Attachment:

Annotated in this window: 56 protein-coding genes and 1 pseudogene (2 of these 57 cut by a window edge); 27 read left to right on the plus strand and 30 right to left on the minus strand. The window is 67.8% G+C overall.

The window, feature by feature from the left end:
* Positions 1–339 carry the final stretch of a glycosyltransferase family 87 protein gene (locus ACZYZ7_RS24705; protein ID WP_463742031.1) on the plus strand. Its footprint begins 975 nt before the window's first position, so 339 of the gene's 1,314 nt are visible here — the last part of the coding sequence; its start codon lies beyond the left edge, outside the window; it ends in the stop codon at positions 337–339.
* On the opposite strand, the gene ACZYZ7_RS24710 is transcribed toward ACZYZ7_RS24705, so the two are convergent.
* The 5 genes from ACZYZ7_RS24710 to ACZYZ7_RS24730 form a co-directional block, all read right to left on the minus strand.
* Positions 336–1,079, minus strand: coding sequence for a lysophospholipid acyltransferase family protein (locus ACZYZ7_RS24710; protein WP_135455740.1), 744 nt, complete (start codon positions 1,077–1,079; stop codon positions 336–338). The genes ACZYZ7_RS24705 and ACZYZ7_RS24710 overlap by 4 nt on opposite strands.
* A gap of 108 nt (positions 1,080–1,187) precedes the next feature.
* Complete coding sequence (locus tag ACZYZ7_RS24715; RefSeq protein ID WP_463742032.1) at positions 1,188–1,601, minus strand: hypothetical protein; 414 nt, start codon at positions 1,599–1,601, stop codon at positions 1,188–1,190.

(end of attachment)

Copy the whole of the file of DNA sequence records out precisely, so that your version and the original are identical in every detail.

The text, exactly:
Annotated in this window: 56 protein-coding genes and 1 pseudogene (2 of these 57 cut by a window edge); 27 read left to right on the plus strand and 30 right to left on the minus strand. The window is 67.8% G+C overall.

The window, feature by feature from the left end:
* Positions 1–339 carry the final stretch of a glycosyltransferase family 87 protein gene (locus ACZYZ7_RS24705; protein ID WP_463742031.1) on the plus strand. Its footprint begins 975 nt before the window's first position, so 339 of the gene's 1,314 nt are visible here — the last part of the coding sequence; its start codon lies beyond the left edge, outside the window; it ends in the stop codon at positions 337–339.
* On the opposite strand, the gene ACZYZ7_RS24710 is transcribed toward ACZYZ7_RS24705, so the two are convergent.
* The 5 genes from ACZYZ7_RS24710 to ACZYZ7_RS24730 form a co-directional block, all read right to left on the minus strand.
* Positions 336–1,079, minus strand: coding sequence for a lysophospholipid acyltransferase family protein (locus ACZYZ7_RS24710; protein WP_135455740.1), 744 nt, complete (start codon positions 1,077–1,079; stop codon positions 336–338). The genes ACZYZ7_RS24705 and ACZYZ7_RS24710 overlap by 4 nt on opposite strands.
* A gap of 108 nt (positions 1,080–1,187) precedes the next feature.
* Complete coding sequence (locus tag ACZYZ7_RS24715; RefSeq protein ID WP_463742032.1) at positions 1,188–1,601, minus strand: hypothetical protein; 414 nt, start codon at positions 1,599–1,601, stop codon at positions 1,188–1,190.